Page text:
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Dave Severance

From Wikipedia, the free encyclopedia

Dave Severance
Born(1919-02-04)February 4, 1919
Milwaukee, Wisconsin, U.S.
DiedAugust 2, 2021(2021-08-02) (aged 102)
La Jolla, California, U.S.
AllegianceUnited States of America
Service/branch United States Marine Corps
Years of service1938–1968[1]
US-O6 insignia.svg
Commands heldEasy Company, 2nd Battalion, 28th Marines
Battles/warsWorld War II Korean War
Vietnam War
AwardsSilver Star
Distinguished Flying Cross
Air Medal (4)

Dave Elliott Severance (February 4, 1919 – August 2, 2021) was a United States Marine Corps colonel. During World War II, he served as the commanding officer of Easy Company, 2nd Battalion, 28th Marines and led his company in the battle of Iwo Jima. During the battle, Severance ordered his 3rd Platoon to scale Mount Suribachi and raise the flag at the summit.

Early life

Severance was born in Milwaukee, Wisconsin, on February 4, 1919.[1][2] He was raised in Greeley, Colorado before briefly attending college at the University of Washington.[1] When he ran out of money for school, Severance enlisted in the Marine Corps. Upon graduating from boot camp, he served on board the USS Lexington (The Mighty Lex) aircraft carrier at sea. He was then assigned to the 8th Marine Regiment in San Diego before attending Paramarine training in July 1941.[3]

World War II


After the United States entered World War II, Sergeant Severance was sent to Officer Candidates School and commissioned as a second lieutenant. In 1943, Severance was deployed to the Pacific Theater with the Paramarines, and by November, his unit was taking part in the Bougainville campaign. At Bougainville, Severance proved himself in battle by leading his cut off platoon out of a Japanese ambush with minimal casualties.[3][4]

In January 1944, the Paramarines withdrew from Bougainville and returned to San Diego. In February, the Paramarines were disbanded and Captain Severance was reassigned to 2nd Battalion, 28th Marines, 5th Marine Division, where he was appointed the Easy Company commander.[3][5]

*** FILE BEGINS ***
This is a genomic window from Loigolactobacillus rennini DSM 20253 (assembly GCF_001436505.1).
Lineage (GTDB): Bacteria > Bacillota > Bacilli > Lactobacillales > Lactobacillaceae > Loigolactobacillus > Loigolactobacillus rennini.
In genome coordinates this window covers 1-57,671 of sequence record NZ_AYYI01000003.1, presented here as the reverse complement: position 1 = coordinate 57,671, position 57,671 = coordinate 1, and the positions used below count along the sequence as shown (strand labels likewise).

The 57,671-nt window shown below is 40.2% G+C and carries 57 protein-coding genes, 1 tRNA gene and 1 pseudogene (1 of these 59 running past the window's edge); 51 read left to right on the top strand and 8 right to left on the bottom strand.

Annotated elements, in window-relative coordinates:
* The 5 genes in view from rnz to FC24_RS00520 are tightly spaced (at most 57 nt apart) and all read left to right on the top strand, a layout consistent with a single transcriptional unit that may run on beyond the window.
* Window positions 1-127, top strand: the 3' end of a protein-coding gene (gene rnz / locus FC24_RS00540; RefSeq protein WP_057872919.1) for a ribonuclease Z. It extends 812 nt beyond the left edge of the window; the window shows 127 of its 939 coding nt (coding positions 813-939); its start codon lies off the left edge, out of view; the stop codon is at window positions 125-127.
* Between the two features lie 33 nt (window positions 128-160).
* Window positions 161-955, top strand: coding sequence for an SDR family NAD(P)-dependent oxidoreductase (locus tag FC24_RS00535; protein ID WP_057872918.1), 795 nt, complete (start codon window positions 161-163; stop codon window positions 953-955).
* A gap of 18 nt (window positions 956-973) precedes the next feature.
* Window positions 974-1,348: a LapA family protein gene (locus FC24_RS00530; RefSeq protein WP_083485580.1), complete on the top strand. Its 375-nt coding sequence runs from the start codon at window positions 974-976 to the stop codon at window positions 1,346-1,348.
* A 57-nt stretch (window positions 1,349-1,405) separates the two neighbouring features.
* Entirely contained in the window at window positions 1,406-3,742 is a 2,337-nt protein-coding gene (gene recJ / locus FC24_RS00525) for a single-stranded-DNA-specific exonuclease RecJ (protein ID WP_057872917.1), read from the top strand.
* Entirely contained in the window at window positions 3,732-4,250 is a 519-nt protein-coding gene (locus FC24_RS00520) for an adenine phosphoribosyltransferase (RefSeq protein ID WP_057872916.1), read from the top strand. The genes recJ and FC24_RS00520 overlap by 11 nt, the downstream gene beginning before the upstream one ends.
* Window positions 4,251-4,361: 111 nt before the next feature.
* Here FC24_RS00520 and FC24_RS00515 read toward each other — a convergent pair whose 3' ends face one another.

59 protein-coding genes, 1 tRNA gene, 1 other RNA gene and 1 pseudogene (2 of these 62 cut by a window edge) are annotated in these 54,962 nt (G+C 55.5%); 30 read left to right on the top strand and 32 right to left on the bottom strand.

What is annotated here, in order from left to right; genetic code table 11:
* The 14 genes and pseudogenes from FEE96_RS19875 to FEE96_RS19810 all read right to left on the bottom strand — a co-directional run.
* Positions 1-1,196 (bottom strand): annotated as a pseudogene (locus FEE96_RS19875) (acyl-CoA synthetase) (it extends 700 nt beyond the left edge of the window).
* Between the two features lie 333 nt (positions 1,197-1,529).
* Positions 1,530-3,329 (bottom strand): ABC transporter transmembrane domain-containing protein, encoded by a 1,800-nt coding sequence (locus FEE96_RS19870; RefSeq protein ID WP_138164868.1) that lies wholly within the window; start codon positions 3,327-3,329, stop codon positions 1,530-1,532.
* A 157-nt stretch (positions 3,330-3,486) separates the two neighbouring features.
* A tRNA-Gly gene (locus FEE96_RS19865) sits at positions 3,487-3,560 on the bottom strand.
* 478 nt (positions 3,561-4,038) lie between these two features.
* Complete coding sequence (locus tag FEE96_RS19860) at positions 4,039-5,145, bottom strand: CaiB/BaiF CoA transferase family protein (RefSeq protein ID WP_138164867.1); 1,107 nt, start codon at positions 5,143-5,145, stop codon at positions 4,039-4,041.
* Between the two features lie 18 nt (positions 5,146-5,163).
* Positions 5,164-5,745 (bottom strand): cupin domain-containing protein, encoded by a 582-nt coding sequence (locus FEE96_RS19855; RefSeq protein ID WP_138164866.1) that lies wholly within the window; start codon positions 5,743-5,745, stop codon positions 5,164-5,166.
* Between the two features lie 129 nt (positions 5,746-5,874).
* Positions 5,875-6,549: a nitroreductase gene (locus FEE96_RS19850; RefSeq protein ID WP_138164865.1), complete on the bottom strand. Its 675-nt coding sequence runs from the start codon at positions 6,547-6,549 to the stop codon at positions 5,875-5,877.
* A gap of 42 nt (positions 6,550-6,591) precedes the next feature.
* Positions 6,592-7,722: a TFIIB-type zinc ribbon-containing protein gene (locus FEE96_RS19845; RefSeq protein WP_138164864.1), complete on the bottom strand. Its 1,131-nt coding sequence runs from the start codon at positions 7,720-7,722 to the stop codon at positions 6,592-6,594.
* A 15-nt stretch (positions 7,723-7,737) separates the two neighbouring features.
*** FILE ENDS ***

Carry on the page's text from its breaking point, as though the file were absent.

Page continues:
In September 1944, Severance and the rest of the 5th Marine Division left San Diego for Camp Tarawa, Hawaii.[6] In January 1945, the division left Camp Tarawa, stopping for a brief liberty at Pearl Harbor, before sailing west across the Pacific Ocean bound for Iwo Jima.[7] Captain Severance celebrated his 26th birthday at sea.

Battle of Iwo Jima

Mount Suribachi (pictured in 2001) is the dominant geographical feature of the island of Iwo Jima
Mount Suribachi (pictured in 2001) is the dominant geographical feature of the island of Iwo Jima

At approximately 09:55 on February 19, 1945, Severance led Easy Company ashore with the twelfth wave at Green Beach One during the battle of Iwo Jima.[8] Easy Company landed unopposed and was in the assembly area on the beach for roughly 20 minutes before the defending Japanese finally opened fire on the invasion force.[9]

Easy Company's 2nd Platoon, led by Second Lieutenant Ed Pennell, landed off course and became separated. When Severance told Colonel Harry B. Liversedge that his company was not ready to move out off the beach because his 2nd Platoon was missing, Liversedge threatened Severance with a court martial if he did not find his missing platoon in the next five minutes. Severance located the platoon shortly after.[10]

Severance led Easy Company off the beach under heavy fire and played a role in helping to cut Mount Suribachi off from the rest of the island before the day was over. By the end of February 21, Severance's company was positioned at the base of Suribachi.[11]

On February 22, Navy planes bombed Suribachi and mistook Severance and his Marines for the Japanese. Severance was unable to have his location marked with flares as the bombs continued to fall closer to his position, and he radioed to Colonel Liversedge to stop the bombing. The planes were called off and Severance spent the rest of the day preparing for the assault up Mount Suribachi.[12]

First flag raising